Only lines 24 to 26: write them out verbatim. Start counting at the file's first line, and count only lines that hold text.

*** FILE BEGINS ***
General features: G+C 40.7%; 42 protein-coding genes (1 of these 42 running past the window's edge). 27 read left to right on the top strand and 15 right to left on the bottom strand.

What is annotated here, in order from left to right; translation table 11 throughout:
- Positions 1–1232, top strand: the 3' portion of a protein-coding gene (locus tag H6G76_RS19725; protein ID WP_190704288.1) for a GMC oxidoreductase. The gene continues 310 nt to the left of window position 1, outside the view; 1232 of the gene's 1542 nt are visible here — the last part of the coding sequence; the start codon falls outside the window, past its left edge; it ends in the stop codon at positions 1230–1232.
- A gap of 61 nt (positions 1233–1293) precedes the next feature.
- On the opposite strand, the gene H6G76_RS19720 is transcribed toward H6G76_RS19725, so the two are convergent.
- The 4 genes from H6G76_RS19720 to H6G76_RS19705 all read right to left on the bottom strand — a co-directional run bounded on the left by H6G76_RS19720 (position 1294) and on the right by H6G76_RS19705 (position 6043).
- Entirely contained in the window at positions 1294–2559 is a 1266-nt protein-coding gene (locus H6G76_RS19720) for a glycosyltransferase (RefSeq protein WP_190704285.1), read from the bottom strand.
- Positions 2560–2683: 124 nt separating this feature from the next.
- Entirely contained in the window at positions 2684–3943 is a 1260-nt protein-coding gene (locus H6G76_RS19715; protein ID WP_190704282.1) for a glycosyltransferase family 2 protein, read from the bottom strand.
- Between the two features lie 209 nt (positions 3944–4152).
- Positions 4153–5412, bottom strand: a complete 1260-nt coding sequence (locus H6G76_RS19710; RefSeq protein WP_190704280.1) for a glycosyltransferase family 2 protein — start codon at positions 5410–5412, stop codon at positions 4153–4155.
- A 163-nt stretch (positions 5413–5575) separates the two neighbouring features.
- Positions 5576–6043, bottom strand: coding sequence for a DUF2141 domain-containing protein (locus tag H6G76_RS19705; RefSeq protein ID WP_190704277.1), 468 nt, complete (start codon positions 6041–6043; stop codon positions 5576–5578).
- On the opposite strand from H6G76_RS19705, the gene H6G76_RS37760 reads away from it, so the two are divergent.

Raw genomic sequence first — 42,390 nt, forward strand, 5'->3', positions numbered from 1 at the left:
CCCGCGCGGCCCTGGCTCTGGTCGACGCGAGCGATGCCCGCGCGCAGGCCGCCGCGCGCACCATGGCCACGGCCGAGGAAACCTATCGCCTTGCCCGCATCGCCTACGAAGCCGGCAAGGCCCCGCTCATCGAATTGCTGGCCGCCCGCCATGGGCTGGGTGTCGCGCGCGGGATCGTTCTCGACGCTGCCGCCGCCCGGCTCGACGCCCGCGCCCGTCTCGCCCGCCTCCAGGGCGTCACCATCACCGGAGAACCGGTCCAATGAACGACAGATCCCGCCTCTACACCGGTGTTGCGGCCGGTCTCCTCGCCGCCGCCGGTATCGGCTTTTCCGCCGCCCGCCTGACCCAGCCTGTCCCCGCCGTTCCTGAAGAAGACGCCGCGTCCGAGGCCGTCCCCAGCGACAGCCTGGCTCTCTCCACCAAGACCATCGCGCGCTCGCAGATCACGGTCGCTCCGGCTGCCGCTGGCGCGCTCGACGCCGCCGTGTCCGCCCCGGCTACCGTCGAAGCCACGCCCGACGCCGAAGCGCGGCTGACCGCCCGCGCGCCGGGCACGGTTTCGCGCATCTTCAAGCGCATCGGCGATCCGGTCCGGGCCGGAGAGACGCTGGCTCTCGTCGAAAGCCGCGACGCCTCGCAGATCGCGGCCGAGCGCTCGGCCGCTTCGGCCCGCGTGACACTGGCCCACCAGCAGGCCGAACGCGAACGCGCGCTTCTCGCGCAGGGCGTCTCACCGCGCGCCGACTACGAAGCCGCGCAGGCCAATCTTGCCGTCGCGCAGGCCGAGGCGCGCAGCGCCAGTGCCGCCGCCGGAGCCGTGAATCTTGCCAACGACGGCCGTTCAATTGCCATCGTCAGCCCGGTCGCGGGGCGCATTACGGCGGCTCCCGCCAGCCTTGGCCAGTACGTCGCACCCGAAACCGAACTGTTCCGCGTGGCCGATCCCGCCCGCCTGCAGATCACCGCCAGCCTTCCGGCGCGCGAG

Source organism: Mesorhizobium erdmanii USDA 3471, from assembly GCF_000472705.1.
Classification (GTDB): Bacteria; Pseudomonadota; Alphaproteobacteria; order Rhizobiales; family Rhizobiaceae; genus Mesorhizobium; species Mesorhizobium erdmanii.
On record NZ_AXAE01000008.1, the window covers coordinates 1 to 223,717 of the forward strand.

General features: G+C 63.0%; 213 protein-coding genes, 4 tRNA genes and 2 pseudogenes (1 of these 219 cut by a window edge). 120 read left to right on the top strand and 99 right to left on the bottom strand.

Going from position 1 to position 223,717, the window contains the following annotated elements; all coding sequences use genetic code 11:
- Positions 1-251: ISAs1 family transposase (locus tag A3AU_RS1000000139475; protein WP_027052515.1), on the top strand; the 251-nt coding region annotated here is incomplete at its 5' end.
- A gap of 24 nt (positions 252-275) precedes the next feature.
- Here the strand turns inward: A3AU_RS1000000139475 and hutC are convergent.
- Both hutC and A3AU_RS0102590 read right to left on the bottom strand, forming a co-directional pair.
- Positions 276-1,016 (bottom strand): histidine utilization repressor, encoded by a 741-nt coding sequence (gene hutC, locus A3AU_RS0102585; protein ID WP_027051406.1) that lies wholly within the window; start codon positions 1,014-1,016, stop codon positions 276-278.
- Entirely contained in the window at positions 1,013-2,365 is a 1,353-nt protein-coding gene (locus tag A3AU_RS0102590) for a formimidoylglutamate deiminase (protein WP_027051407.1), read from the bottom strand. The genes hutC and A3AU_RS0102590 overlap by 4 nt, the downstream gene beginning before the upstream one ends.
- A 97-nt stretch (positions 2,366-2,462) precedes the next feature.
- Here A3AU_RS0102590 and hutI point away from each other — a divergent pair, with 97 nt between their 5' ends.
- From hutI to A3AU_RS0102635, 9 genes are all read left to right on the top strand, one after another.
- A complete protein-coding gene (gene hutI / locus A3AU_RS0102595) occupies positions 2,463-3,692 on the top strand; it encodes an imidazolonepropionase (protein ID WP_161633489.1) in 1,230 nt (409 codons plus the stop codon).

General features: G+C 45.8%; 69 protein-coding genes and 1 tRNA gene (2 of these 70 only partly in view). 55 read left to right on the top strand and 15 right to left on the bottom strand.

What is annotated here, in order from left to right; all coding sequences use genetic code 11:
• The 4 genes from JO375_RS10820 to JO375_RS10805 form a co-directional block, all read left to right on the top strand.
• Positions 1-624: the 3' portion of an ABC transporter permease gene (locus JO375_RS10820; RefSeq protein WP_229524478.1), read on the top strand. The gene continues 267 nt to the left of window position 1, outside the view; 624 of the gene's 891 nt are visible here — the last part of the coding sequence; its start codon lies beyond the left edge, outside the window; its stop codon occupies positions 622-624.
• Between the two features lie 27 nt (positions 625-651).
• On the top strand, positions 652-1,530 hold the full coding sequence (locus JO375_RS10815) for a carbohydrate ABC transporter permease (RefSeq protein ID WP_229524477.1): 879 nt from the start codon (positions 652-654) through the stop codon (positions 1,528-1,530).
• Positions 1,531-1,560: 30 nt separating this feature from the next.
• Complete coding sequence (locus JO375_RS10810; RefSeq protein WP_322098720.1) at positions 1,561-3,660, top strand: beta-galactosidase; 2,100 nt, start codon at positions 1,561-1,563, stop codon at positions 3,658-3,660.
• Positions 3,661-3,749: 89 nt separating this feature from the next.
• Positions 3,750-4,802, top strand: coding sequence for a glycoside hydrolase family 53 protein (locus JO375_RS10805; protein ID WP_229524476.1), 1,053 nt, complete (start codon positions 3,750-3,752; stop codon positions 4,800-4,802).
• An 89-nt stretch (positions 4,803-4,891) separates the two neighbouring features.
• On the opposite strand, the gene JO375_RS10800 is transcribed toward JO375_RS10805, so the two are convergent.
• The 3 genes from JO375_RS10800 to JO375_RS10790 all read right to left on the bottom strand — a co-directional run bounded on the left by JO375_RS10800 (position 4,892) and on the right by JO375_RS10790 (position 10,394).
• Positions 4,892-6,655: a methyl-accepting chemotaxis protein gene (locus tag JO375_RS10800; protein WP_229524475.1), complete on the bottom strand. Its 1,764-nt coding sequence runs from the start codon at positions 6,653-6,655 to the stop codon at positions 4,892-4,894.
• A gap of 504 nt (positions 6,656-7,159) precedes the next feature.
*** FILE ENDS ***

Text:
- Here the strand turns inward: A3AU_RS1000000139475 and hutC are convergent.
- Both hutC and A3AU_RS0102590 read right to left on the bottom strand, forming a co-directional pair.
- Positions 276-1,016 (bottom strand): histidine utilization repressor, encoded by a 741-nt coding sequence (gene hutC, locus A3AU_RS0102585; protein ID WP_027051406.1) that lies wholly within the window; start codon positions 1,014-1,016, stop codon positions 276-278.